Smith is hopeful that reforms will happen. The City Council's usual deliberative process seems to be uncharacteristically speeding up on policing and racial reforms, moving from resolutions to plans and potentially enacting policy and action.
"Those are good signs for those who watch the politics of Palo Alto," he said. "I have never been so engaged with the City Council, city management and the chief of police as in the last two weeks. I sense a resolve to get something done of significance."
Commissioner Steven Lee, who was instrumental in forming a policing ad hoc committee for the commission, said that he is also seeing more commitment on the part of the commission and the city.
"Policing issues are very important and are at the core of the community. We need to make sure that everyone in the community is treated fairly and equally. We've known for some time that there are police issues in Palo Alto," he said, including some allegations of excessive use of force.
Lee said he has sensed a culture that is resistant to change and reform. Two years ago, the commission was asked by the Police Department to "rubber stamp" a body-worn camera policy when officers were preparing to begin wearing the devices. Instead, Lee wanted to review the entire department camera policy, since it was written a decade earlier for patrol car cameras.
"A lot has changed in public discourse since then. We had the opportunity to re-engage the community," he said, but noted his suggestions were viewed as an overreach.
He also noted that when the state passed Senate Bill 1421 to broadly allow the release of records associated with police over excessive use of force, sexual assault and dishonesty, the city held back records made prior to the effective date of the bill. They withheld the records pending the outcome of lawsuits throughout the state, even though the bill included all records.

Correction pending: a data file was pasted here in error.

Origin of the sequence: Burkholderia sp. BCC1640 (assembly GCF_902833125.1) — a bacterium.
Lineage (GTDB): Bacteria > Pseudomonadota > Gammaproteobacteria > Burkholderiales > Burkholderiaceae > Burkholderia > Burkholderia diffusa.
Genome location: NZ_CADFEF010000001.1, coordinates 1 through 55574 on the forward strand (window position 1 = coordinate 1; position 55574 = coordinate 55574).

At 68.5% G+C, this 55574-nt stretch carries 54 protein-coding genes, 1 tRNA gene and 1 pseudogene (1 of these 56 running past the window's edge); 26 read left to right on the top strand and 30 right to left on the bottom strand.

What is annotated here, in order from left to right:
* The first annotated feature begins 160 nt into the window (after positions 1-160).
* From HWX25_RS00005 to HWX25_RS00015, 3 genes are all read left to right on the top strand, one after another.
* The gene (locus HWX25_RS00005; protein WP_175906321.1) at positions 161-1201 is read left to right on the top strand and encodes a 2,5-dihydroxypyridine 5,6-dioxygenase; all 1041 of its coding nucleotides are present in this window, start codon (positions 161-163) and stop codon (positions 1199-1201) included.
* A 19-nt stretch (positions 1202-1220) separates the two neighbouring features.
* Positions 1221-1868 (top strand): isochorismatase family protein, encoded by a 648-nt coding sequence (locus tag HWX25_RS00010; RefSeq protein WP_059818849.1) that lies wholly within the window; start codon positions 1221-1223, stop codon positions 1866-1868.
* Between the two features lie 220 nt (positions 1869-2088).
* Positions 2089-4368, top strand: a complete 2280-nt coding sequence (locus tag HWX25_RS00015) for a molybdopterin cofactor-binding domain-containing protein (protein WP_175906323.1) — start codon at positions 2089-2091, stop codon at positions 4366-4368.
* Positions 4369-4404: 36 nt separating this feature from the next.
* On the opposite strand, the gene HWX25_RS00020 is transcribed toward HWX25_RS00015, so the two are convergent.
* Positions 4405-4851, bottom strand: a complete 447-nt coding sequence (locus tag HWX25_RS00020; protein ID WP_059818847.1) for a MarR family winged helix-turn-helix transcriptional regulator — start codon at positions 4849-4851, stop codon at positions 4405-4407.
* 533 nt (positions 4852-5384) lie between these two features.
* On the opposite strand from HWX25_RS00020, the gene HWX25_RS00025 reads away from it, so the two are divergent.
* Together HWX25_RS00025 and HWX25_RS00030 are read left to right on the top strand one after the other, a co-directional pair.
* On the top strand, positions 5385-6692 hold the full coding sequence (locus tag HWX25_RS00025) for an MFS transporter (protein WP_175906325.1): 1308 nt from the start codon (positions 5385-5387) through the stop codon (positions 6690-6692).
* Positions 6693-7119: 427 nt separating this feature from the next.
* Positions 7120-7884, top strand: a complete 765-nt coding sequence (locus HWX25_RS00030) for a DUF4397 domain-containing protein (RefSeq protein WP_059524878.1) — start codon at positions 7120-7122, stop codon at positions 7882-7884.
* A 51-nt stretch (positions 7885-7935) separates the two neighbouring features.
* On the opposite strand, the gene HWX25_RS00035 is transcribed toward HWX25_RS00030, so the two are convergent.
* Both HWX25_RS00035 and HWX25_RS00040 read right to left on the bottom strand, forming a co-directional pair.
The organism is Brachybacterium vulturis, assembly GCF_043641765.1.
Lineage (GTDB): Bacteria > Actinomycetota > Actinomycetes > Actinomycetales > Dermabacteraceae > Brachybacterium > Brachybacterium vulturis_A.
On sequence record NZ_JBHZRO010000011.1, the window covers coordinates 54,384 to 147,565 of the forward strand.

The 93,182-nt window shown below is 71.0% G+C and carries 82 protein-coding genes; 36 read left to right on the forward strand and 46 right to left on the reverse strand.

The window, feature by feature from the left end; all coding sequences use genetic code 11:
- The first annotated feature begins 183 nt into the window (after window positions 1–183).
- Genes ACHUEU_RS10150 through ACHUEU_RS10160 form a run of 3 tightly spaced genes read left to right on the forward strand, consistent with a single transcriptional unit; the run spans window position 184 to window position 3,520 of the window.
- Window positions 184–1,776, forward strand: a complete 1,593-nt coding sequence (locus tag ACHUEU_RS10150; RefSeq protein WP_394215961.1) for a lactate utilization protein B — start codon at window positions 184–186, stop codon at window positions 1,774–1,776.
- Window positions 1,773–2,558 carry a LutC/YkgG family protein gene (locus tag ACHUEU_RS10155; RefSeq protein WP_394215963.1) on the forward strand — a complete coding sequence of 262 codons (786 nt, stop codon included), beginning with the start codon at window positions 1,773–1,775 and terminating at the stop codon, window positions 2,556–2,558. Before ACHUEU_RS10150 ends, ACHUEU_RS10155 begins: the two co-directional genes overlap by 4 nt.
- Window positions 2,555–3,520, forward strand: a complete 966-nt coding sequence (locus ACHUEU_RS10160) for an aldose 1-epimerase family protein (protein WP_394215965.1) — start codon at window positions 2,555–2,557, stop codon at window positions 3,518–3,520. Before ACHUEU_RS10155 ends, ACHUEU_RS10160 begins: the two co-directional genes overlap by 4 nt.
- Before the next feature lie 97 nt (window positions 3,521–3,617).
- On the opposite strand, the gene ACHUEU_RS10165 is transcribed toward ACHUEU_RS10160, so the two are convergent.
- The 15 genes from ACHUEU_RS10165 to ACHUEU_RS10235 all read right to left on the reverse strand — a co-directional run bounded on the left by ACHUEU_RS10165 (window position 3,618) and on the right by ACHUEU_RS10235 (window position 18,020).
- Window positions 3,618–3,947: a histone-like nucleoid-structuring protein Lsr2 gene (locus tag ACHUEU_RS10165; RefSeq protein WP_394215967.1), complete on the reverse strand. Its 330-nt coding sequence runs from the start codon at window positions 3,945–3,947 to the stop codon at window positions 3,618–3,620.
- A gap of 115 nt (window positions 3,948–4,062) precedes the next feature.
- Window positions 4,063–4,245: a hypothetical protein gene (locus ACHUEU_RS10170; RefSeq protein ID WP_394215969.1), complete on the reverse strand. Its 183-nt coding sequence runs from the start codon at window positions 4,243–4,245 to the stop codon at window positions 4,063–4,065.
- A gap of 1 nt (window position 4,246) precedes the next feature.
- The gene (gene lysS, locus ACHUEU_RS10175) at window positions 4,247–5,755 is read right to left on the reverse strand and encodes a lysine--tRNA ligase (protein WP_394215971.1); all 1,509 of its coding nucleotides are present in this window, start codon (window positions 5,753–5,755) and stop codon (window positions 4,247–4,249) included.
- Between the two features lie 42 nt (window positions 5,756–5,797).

Lee recalled he and Smith expressed concerns when the issue came to light. Other police departments, such as Redwood City, took a more transparent approach and did release the older records. Palo Alto only released them after a court decision, he said. "There was resistance to reform even when there was some legislation," he said.
With excessive use of force and race relations now being the issues of the moment, Lee said he has seen a maturation of some council members' and commissioners' views. He said he is glad his colleagues and the City Council are taking a more serious look at the issues. "The proof will be in the pudding if they want to follow up on it," he said.
From Lee's perspective, the commission has a responsibility to further the narrative in dynamic ways, which hasn't always been shared by some commissioners or council members.
Because so many issues the commission tackles — such as LGBTQ rights and challenges faced by ethnic minorities — intersect with the community and with policing, he sees the commission as having a greater role and responsibility.
"Our job as the Human Relations Commission is to push for reform," he said.